If Baghdad today has no proper plan for the governance of Kirkuk and its ultimate status then all it has done by taking it over is risk destabilising that key disputed territory at a time when delicate post-IS stabilisation efforts are essential for the security of the country.
For example, in Tuz Khurmatu, where PMF forces have displaced Kurds, there is a new 500-strong armed group. As of writing nobody knows who they are but there is speculation that they are an IS offshoot "or Sunnis standing against Shia authorities in Baghdad".
If they are IS under a different name, they could potentially capitalise on the instability caused by the power vacuum Baghdad instigated in Kirkuk and, in a worst case scenario, try and take over the region to re-establish the "caliphate". Mere days into the Mosul operation in October 2016, IS attempted to capture Kirkuk city but were prevented by the Peshmerga in a one-day battle, with help from the aforementioned Sunni Arabs refugees there, who turned over IS members seeking shelter in their homes to the Kurdish authorities.
These very same Sunni Arabs don't sympathise with IS but nevertheless could remain neutral, or even acquiesce to, any armed group confronting the Shia PMF militias who have committed serious abuses against the residents of Khurmatu.
Baghdad also needs to exercise shrewdness when it comes to devising workable post-IS governance in Mosul and the wider Nineveh province.
Before the operation against IS in Mosul, the former governor of Nineveh, Atheel al-Nujaifi, proposed a post-IS division of the province into different regions based along ethno-sectarian lines - hence, more homogenous regions for Christians, Sunni Arabs, Shabaks, Turkmen and so forth. These regions would have significant local authority and would, in the view of Nujaifi and supporters, lessen the possibility that another IS-like tyranny could exploit Sunni resentment against an unrepresentative, or oppressive, Baghdad in order to seize power and territory yet again.
Karim had a similar idea for Kirkuk, in which he envisaged giving substantial local autonomy to Arabs and Turkmen in their areas in recognition that the province was not homogenous like, for example, Kurdistan.
In Basra, down south, whose population is for the most part Shia Arab, locals feel disenfranchised with Baghdad for other reasons. They see their resource-rich region pumping out stupendous amounts of oil while their economy and infrastructure is neglected. Occasionally there are calls from there for autonomy from Baghdad under the belief that will see the riches of the region being invested back into it and its people.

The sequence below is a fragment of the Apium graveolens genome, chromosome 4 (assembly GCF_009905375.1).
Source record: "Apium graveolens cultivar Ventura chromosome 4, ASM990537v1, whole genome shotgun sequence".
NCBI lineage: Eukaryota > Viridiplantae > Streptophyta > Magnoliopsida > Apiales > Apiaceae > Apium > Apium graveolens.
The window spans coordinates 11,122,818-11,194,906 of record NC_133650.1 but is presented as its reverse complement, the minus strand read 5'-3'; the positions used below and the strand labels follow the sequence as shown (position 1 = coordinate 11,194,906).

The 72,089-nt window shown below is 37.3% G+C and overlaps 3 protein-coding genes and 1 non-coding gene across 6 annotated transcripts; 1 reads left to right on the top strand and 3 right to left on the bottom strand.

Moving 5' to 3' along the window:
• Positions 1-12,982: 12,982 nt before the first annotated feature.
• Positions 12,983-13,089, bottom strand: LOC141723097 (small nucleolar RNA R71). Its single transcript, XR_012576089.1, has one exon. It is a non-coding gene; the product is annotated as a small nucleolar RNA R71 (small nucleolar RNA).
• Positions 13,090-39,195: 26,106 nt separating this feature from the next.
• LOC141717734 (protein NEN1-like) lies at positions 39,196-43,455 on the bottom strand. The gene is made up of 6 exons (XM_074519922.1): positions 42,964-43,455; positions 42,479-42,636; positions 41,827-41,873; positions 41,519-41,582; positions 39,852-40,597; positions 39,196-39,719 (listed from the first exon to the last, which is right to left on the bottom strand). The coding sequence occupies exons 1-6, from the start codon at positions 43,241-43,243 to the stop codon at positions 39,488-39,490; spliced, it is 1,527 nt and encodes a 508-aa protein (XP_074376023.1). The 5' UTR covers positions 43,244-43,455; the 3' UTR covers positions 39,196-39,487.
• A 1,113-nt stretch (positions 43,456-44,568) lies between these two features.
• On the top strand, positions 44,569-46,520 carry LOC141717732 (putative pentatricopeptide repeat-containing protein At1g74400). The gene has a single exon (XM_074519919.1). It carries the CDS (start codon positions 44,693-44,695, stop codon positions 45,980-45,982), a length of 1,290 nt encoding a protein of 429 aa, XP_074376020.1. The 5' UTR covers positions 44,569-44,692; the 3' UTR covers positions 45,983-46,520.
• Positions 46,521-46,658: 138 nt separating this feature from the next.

Saladin, a Sunni-majority province, also sought to do this in October 2011, expressing frustration with Baghdad's "domination over the provincial council authorities".
Additionally, the Kurds, who enjoy the only full-fledged autonomous region and government within Iraq, would unlikely have sought their recent referendum on independence had Baghdad respected and abided by the articles of the constitution - the very first of which declares that Iraq is "federal" and a "parliamentary and democratic republic". Article 119 even gives Iraq's different provinces "the right to organise into a region".
Autonomy might not be the solution to either Basra or Saladin's problems. The carving up of Nineveh into smaller regions may also not prove an adequate solution, nor might several of the multiple proposals for the administration of Kirkuk.
Nevertheless, the tried and tested formula of Baghdad essentially micromanaging everything from the centre has proven calamitous to date and needs rectification in order to prevent another potential cycle of violence and chaos that could further destabilise and divide the eternally troubled country.
Paul Iddon is a freelance journalist based in Erbil, Iraqi Kurdistan, who writes about Middle East affairs.
Follow him on Twitter: @pauliddon